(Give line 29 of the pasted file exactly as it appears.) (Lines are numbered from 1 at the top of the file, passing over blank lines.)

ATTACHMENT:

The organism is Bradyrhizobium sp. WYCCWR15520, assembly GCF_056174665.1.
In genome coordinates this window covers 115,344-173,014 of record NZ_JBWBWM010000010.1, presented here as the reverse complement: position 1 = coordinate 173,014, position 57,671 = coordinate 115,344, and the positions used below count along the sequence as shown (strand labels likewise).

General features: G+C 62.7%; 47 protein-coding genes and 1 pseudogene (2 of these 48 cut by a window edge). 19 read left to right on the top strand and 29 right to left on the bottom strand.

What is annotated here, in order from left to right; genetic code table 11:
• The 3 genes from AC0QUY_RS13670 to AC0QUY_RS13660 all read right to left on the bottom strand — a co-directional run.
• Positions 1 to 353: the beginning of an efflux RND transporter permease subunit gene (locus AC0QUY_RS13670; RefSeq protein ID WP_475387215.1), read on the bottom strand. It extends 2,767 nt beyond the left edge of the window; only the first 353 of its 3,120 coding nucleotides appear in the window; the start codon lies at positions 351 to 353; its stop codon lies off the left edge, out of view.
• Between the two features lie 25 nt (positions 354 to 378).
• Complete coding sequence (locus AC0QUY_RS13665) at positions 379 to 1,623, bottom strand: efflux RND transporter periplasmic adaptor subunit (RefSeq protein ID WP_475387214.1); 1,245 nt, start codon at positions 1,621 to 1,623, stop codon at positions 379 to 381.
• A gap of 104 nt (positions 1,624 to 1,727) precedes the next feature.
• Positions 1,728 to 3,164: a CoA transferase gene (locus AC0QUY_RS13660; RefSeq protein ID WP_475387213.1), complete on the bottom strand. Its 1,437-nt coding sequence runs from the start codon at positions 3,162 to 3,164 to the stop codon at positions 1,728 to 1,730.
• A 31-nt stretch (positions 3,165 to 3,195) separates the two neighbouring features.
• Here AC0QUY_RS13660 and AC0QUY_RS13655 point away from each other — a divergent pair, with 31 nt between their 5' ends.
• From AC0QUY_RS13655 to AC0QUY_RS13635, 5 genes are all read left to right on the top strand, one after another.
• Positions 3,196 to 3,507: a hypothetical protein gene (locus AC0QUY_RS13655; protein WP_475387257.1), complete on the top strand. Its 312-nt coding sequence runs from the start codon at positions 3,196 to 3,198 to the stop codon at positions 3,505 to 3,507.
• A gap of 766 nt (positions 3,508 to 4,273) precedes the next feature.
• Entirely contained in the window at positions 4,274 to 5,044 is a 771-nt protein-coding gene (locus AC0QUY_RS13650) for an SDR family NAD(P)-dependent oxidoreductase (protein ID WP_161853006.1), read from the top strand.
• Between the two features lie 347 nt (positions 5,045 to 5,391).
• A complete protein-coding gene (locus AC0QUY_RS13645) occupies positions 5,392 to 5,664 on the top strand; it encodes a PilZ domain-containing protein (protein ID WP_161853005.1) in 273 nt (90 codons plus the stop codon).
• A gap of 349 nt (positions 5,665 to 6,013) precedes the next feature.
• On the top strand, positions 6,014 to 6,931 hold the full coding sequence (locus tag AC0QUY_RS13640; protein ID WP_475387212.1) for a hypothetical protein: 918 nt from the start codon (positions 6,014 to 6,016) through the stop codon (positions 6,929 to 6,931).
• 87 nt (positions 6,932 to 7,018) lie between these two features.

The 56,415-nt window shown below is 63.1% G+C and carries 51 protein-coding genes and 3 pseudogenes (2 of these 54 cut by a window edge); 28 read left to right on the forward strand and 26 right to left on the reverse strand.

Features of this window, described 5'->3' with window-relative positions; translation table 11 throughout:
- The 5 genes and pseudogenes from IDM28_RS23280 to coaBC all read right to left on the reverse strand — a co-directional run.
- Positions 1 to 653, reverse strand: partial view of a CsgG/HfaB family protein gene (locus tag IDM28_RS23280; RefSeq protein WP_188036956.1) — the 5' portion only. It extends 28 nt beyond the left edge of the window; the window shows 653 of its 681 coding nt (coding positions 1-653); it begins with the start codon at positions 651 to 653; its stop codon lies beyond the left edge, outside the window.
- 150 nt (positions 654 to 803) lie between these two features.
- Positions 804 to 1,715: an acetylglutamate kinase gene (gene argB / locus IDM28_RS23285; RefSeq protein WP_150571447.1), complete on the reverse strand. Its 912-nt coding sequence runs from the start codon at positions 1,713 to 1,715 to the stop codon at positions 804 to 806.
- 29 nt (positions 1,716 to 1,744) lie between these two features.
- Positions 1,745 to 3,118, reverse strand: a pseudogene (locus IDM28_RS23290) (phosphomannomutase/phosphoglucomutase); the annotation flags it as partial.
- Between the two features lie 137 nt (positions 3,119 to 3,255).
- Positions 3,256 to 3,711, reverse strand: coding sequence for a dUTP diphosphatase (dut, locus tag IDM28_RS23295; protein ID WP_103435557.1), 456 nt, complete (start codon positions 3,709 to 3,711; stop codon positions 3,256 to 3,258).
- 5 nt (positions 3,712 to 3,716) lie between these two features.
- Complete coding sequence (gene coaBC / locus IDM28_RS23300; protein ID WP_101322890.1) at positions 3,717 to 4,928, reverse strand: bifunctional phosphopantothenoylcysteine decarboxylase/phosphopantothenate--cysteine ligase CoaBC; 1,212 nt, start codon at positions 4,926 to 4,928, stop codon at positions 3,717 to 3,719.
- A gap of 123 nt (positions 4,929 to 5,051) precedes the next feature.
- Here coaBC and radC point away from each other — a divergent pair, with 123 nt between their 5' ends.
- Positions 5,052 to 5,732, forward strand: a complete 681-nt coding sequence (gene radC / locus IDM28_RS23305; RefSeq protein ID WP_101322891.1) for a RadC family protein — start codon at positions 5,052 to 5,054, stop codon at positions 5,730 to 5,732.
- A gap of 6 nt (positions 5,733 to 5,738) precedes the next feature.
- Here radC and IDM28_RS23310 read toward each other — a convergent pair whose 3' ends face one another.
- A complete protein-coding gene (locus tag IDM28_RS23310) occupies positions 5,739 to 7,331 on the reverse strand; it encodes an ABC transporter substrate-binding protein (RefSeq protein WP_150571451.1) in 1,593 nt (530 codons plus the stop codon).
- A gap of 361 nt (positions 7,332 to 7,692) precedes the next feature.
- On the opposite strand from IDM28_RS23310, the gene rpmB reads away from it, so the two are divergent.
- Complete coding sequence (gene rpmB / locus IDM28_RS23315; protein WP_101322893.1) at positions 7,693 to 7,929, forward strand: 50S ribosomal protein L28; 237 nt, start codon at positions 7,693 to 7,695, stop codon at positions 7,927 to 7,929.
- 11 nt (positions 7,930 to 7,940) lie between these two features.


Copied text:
- Positions 1,745 to 3,118, reverse strand: a pseudogene (locus IDM28_RS23290) (phosphomannomutase/phosphoglucomutase); the annotation flags it as partial.